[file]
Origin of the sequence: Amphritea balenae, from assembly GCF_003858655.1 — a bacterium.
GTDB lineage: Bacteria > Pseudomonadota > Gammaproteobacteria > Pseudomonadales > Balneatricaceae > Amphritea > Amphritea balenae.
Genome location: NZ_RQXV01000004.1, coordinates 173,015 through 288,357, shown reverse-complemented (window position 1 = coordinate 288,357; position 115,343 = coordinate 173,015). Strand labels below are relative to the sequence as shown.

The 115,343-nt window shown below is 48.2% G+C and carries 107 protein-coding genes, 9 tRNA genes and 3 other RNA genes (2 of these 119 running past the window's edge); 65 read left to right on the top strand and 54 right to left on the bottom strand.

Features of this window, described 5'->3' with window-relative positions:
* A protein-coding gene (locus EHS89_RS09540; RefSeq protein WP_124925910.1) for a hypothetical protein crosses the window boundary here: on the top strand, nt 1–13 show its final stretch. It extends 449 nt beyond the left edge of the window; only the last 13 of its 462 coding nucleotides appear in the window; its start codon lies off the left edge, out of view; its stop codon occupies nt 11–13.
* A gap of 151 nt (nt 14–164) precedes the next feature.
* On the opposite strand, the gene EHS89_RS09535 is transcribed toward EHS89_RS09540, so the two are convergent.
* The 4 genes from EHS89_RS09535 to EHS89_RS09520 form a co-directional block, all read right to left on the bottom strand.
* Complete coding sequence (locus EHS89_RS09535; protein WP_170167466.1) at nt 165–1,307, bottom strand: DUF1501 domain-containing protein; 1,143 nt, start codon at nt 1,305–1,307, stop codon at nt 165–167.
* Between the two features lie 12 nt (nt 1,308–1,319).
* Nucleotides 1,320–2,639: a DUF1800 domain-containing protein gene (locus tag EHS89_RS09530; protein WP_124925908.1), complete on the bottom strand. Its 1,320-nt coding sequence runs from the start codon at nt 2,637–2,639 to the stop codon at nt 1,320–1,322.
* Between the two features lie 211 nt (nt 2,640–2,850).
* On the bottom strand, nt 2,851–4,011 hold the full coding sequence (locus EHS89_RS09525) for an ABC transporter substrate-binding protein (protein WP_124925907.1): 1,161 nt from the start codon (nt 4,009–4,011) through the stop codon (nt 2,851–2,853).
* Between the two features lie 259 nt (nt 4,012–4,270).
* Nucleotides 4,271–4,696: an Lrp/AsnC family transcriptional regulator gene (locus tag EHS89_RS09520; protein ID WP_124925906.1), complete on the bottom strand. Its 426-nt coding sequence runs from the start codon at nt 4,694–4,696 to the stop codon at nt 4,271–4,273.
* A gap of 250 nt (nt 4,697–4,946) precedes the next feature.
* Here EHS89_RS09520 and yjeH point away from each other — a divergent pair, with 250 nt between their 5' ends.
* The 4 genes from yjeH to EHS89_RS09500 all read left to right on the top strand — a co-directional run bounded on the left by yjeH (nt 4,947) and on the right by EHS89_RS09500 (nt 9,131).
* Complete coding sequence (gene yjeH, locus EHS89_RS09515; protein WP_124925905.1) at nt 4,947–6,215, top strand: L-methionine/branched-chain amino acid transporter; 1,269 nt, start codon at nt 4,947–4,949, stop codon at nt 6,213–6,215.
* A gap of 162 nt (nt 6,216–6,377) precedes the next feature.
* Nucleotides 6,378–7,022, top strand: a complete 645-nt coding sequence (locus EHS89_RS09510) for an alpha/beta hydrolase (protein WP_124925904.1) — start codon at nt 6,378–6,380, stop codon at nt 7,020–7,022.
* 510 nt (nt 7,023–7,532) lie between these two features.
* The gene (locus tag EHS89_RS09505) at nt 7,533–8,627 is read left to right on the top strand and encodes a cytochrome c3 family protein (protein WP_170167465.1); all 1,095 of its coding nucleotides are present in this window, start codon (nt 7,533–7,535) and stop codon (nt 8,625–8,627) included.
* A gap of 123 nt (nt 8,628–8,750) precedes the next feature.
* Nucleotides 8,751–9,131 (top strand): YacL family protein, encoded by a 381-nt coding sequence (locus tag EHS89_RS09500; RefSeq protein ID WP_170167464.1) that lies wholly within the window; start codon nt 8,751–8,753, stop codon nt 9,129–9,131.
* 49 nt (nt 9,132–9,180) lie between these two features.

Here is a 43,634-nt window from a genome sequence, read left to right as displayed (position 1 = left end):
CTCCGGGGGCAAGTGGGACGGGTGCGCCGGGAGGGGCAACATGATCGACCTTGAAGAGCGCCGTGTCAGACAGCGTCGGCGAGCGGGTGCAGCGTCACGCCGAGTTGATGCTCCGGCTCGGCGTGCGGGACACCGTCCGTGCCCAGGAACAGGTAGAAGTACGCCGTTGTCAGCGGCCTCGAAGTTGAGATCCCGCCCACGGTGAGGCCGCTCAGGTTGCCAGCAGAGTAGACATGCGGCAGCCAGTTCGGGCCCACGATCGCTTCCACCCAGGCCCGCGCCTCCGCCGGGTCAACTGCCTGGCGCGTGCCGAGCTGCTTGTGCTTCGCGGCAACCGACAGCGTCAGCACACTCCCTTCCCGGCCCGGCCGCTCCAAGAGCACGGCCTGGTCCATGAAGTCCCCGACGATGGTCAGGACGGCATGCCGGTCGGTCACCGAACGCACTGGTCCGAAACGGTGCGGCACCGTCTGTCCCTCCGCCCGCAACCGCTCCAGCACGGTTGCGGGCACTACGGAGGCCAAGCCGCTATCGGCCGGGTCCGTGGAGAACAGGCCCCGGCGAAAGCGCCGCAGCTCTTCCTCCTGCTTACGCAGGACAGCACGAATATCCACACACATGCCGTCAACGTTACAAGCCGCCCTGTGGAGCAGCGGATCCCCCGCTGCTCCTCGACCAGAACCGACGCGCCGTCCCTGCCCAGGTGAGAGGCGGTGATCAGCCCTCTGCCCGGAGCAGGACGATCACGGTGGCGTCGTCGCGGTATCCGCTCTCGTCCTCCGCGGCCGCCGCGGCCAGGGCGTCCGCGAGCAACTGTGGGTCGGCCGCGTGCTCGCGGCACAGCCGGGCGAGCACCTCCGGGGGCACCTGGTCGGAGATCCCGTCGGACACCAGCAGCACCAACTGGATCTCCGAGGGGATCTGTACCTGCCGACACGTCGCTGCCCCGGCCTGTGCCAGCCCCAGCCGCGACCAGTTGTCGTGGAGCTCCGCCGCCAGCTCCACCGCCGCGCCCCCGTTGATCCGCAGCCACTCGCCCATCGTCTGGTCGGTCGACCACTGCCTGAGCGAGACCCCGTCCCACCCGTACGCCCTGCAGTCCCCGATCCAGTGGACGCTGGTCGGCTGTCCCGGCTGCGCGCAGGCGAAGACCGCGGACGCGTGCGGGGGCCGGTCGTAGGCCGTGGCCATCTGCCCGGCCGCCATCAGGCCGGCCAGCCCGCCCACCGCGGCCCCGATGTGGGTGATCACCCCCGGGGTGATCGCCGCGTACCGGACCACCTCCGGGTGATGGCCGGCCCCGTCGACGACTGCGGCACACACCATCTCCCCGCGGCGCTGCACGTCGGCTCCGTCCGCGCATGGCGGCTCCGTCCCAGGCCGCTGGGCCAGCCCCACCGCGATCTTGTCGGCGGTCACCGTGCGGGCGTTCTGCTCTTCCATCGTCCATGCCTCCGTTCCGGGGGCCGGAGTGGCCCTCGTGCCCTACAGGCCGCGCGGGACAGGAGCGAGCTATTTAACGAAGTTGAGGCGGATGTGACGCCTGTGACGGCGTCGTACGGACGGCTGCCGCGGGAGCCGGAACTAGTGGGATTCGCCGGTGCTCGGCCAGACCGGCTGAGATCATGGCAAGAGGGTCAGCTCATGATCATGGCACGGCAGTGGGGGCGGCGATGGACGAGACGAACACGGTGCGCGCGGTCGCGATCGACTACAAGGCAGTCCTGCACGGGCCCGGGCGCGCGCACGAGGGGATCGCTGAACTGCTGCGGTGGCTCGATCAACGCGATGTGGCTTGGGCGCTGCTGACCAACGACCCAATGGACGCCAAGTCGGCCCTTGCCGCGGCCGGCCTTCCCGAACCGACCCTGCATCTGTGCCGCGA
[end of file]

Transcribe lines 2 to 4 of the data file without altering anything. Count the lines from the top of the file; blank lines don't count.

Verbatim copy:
GTDB lineage: Bacteria > Pseudomonadota > Gammaproteobacteria > Pseudomonadales > Balneatricaceae > Amphritea > Amphritea balenae.
Genome location: NZ_RQXV01000004.1, coordinates 173,015 through 288,357, shown reverse-complemented (window position 1 = coordinate 288,357; position 115,343 = coordinate 173,015). Strand labels below are relative to the sequence as shown.

The 115,343-nt window shown below is 48.2% G+C and carries 107 protein-coding genes, 9 tRNA genes and 3 other RNA genes (2 of these 119 running past the window's edge); 65 read left to right on the top strand and 54 right to left on the bottom strand.